A Good Conversation is Like a (Good) Game of Tennis
Benjamin Markovits on the Value of Making Contact
At the end of Blow-Up—Antonioni’s 1966 movie about a photographer who discovers a dead body in one of his pictures of a London park—a bunch of fashion yahoos crowded onto a sort of army jeep lurch raucously toward a public tennis court. They’re wearing overalls and stripes and their faces are powdered white. A couple of them, a man and a woman, walk on court and start to play tennis with an imaginary ball—the others (maybe a dozen) line the chain-link fence and react silently to the game.
Strict rules are not observed. The woman serves underhand from two feet inside the baseline, and her opponent spends most of his time in the no-man’s-land between baseline and net. When he loses the first point, and angrily throws his imaginary racket on the ground, he has no one but himself to blame.
All of their movements are exaggerated, to show movement; they’re always on the verge of losing their balance.
The actor Michael Caine, who was making his name around the same time, tells this story about his early career. He was doing rep theatre and supposed to appear drunk in a scene. But he couldn’t get it right, and finally the producer pulled him aside. A drunk man, he explained, is someone trying to walk straight; you’re trying to walk crooked. The tennis players in Blowup are trying to walk crooked.Tennis is the sport most often compared to a conversation.
Last week, I sat and listened to a series of job talks for a position teaching creative writing at the university where I’m a professor. Candidates had to discuss their teaching practice in the light of their own work—it’s an awful thing to ask them to do. In effect, you are trying to steer them into the kind of confession which if they were making it over drinks at a cocktail party you would desperately try to steer them away from. And then we were somehow supposed to judge between them. It’s a bit like replacing a tennis match with a conversation about a tennis match and seeing who wins. Where one player says, I serve the ball, really hard, right in the corner, and the other responds, I lunge and reach it with my racket and send it screaming cross-court, dipping just over the net and inside the line . . .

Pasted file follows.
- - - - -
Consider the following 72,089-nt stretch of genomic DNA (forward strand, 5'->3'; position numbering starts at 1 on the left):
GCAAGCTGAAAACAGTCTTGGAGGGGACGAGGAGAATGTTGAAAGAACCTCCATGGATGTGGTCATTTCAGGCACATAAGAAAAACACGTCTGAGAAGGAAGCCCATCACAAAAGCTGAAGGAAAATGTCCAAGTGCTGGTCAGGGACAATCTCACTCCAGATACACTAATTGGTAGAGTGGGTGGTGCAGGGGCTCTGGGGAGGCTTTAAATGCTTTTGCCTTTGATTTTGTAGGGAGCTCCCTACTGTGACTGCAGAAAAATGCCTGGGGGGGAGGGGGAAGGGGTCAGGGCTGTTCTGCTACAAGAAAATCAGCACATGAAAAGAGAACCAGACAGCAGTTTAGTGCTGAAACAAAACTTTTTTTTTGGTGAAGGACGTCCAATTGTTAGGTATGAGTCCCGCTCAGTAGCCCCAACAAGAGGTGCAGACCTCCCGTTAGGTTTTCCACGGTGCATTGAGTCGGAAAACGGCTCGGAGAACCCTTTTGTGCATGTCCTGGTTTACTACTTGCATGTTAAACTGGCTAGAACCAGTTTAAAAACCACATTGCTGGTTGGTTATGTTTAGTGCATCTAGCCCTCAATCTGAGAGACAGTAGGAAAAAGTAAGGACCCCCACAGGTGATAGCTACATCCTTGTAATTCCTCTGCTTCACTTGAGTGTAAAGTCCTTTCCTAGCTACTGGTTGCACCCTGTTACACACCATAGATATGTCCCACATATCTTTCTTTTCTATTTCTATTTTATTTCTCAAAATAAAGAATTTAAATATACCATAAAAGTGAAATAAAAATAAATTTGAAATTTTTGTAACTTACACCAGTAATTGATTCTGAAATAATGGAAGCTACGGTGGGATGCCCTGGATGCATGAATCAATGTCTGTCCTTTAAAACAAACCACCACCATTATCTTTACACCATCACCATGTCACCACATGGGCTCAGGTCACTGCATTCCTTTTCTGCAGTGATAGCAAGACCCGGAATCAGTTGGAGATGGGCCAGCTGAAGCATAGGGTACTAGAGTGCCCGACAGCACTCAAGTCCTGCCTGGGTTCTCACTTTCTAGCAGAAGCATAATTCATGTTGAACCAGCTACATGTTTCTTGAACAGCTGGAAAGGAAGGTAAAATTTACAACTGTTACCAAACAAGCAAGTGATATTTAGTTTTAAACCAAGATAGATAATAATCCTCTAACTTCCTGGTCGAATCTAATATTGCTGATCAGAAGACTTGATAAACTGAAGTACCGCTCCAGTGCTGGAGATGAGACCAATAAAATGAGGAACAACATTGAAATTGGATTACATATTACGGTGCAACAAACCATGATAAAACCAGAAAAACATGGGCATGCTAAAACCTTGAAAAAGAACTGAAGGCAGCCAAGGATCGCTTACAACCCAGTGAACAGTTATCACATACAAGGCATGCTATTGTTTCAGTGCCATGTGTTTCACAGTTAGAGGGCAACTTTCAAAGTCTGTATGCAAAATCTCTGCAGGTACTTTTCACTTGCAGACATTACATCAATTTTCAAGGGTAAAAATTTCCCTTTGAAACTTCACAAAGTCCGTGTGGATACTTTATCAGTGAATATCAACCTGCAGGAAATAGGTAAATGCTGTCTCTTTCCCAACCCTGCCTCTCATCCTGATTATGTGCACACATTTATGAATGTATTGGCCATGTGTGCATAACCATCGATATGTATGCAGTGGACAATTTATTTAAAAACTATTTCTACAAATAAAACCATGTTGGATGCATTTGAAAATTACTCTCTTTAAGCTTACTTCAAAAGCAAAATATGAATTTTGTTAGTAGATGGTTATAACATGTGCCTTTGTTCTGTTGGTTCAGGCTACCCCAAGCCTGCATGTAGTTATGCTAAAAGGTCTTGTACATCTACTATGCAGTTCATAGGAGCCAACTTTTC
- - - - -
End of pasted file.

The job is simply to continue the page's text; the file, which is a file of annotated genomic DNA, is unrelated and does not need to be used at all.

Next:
Tennis is the sport most often compared to a conversation. Part of the point of academic philosophy, so far as I can tell, is to make sure that what when people have conversations or arguments those arguments actually make contact with each other—the two parties are playing with the same ball. This is why philosophers say things to you like (my sister and brother are both philosophers), I don’t understand what you think you mean. They mean, you haven’t actually hit the ball; or maybe, you’re not even really playing with a ball at all. And even though it annoys me when they say it, I often feel when talking about books (what’s good and isn’t, and why), that what I’m doing is reacting on the sideline to that game of tennis in Blowup, where people without a ball are pretending to play, and people are pretending to watch, and the only way you know that anything is going on is because of the exaggerated reactions.
I never have this feeling when playing tennis; mostly what I feel when playing tennis is, I suck. The ball isn’t going where I obviously intended to hit it.
One of the things I try to teach when teaching creative writing is that self-expression doesn’t come naturally to people. Even honesty doesn’t come naturally—meanings, like tennis balls, don’t often go where we want them to. This is a complicated argument, because even playing badly is a form of self-expression, and platitudes and self-delusions can also qualify as “honest reactions.” But what I like about playing sports is that the obviousness of the outcomes forces you to get serious about the means. It’s also what I found depressing when I tried to be a basketball player, because other people were clearly better than me, and I didn’t have the character or talent to overcome this fact.
It’s also what makes watching sports so interesting. Henry James in his letters home to his philosopher-brother William from his first adult tour of Europe (where he was so constipated that he marveled at “the utterly insignificant relation of what I get rid of to what I imbibe”) eventually wrote, “I feel at last, almost for the first time since my departure, as if some real speech had passed between us.” They were hitting the same ball. Watching tennis is like watching real speech—which, like all true conversation, ends up revealing you in ways you did not anticipate and may not like. Because after a tournament the players have genuinely been revealed to themselves, which isn’t something that happens to most of us very often—one of them is a winner, and everybody else is not.
Eventually the couple in Blow-Up knock the imaginary ball over the chain-link fence and into the grass, where the photographer (played by David Hemmings, later of A Team fame) is standing. They gesture towards him, and he slowly wanders over the field and stoops as if to pick something up. Then he takes a few sudden steps and swings his arm in their direction, but it’s worth looking at the expression on his face after he pretends to throw it back – for some reason you can hear the sound of racket and ball.